Human rights in patient care: a special collection

Tamar Ezer, Judy Overall

Research output: Contribution to journalEditorialpeer-review


This piece introduces the special Public Health Reviews collection on human rights in patient care (HRPC). Work on HRPC dates back to 2007 and an Open Society Foundations initiative in collaboration with partners in Eastern Europe and Central Asia. We found that for marginalized groups, health care settings often were places of coercion, punishment, and/or violence rather than of treatment or care. At the same time, health care providers often did not know of their legal obligations and how to incorporate human rights norms in their work. They themselves faced a lack of independence, unsafe working conditions, and sanctions for providing evidence-based care. Laws existed that could potentially address violations, but they were rarely enforced, and most people did not know what they were. HRPC brings human rights principles to health care delivery and addresses the rights of both patients and health care providers. It seeks to translate laws and procedures protecting rights into practical terms, linking national, regional, and international frameworks. The special collection explores various aspects of HRPC, including state responsibility in private health facilities, reproductive health, palliative care, and intersections with public health. It further explores dimensions relevant to particular populations, including Roma, people who use drugs, and transgender persons.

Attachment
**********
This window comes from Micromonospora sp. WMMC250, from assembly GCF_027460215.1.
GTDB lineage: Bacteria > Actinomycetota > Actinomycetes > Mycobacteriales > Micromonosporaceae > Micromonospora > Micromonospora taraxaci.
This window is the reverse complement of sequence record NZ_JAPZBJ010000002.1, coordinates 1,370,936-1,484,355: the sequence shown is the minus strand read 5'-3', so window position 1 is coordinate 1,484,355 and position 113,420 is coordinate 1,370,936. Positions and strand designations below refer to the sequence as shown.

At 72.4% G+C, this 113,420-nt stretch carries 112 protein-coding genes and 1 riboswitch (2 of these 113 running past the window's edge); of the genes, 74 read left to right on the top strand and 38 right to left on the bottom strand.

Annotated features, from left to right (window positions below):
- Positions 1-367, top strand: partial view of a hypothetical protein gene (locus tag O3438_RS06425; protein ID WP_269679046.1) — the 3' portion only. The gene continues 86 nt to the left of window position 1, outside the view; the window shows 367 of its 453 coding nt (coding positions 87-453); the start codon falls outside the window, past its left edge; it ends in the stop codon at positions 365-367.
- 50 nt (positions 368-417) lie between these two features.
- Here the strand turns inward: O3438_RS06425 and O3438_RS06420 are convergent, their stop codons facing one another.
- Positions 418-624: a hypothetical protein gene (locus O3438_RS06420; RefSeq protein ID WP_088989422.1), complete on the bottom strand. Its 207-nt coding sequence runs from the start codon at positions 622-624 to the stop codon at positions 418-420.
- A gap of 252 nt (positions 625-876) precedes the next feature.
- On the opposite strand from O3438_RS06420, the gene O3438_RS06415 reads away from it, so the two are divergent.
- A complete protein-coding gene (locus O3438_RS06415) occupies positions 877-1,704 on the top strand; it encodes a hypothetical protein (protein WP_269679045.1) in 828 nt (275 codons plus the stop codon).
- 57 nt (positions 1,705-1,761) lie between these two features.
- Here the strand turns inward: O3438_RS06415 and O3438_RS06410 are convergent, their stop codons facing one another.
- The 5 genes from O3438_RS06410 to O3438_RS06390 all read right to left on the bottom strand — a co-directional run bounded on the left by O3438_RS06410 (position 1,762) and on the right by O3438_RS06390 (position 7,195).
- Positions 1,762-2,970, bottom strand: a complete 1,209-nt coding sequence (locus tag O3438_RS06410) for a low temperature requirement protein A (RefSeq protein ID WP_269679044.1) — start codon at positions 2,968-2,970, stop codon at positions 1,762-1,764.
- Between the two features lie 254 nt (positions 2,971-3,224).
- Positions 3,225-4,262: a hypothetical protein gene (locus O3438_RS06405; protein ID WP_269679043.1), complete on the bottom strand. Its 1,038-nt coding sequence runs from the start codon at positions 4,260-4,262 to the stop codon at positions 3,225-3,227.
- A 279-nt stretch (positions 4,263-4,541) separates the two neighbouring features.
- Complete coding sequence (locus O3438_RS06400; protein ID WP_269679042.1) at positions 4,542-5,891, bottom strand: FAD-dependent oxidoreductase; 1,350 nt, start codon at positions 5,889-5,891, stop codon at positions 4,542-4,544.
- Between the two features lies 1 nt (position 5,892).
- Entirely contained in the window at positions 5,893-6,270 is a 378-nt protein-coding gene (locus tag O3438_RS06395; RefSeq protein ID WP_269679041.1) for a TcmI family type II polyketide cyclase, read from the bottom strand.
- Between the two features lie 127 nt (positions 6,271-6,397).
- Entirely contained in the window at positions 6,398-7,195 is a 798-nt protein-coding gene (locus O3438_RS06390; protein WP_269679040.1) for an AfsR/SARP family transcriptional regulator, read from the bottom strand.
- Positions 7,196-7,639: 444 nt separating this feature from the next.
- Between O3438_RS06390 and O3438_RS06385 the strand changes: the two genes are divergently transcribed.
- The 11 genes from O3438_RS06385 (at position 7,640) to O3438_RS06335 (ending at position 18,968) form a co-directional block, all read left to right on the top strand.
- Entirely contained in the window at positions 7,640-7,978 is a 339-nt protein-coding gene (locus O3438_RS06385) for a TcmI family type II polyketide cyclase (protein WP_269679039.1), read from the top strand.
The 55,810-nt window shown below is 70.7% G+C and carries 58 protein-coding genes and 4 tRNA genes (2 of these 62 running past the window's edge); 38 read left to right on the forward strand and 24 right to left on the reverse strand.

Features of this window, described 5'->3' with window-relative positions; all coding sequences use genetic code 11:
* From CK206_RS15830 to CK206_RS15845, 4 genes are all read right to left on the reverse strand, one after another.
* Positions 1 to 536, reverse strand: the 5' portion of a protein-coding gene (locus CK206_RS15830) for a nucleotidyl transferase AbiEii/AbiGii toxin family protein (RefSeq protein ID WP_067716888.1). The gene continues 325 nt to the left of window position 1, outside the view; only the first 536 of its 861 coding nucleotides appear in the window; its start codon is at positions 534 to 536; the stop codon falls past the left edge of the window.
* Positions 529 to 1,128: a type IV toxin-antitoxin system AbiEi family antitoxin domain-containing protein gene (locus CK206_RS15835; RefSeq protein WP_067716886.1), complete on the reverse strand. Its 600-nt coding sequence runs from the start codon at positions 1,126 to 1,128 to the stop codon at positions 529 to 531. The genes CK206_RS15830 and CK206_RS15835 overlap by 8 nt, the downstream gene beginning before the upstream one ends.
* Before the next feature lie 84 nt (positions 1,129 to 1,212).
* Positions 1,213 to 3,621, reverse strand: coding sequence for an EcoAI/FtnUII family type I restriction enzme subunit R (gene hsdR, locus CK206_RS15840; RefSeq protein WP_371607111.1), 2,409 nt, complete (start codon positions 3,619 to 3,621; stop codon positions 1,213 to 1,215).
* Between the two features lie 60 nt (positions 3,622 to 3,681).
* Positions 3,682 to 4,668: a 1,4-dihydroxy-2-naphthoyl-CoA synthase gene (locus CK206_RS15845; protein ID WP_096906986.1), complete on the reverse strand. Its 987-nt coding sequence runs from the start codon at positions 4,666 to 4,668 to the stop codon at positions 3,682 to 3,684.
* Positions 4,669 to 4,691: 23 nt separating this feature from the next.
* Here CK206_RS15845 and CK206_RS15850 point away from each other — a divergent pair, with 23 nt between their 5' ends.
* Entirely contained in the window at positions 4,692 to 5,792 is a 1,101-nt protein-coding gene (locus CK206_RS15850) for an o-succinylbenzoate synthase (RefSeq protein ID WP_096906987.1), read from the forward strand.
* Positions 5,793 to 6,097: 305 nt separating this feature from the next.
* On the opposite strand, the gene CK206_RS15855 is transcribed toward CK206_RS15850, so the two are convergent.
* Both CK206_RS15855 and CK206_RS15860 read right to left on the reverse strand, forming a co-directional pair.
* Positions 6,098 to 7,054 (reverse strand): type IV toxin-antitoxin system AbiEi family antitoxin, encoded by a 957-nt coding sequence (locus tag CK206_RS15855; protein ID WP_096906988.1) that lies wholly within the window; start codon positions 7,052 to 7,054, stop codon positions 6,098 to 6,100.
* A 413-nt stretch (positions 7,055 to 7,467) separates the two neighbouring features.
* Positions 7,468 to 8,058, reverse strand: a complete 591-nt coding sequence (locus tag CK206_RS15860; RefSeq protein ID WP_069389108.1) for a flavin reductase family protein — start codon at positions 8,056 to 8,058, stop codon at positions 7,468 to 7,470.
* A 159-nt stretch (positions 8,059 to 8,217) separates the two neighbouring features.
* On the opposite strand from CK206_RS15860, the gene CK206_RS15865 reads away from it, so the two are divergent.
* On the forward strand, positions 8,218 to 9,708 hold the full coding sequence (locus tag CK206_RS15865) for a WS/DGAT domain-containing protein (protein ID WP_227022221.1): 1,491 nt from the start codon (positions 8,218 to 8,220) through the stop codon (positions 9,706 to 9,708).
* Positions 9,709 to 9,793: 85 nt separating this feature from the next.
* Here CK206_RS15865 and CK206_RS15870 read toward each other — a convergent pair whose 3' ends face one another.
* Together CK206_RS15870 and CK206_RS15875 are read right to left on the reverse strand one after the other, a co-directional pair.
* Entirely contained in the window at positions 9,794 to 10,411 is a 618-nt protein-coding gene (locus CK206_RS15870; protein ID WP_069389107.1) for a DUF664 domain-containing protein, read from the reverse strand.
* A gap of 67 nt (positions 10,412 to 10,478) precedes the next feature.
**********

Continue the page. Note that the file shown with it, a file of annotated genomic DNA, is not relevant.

Original languageEnglish (US)
Article number32
JournalPublic Health Reviews
Issue number1
StatePublished - Dec 2020

ASJC Scopus subject areas

  • Community and Home Care
  • Public Health, Environmental and Occupational Health


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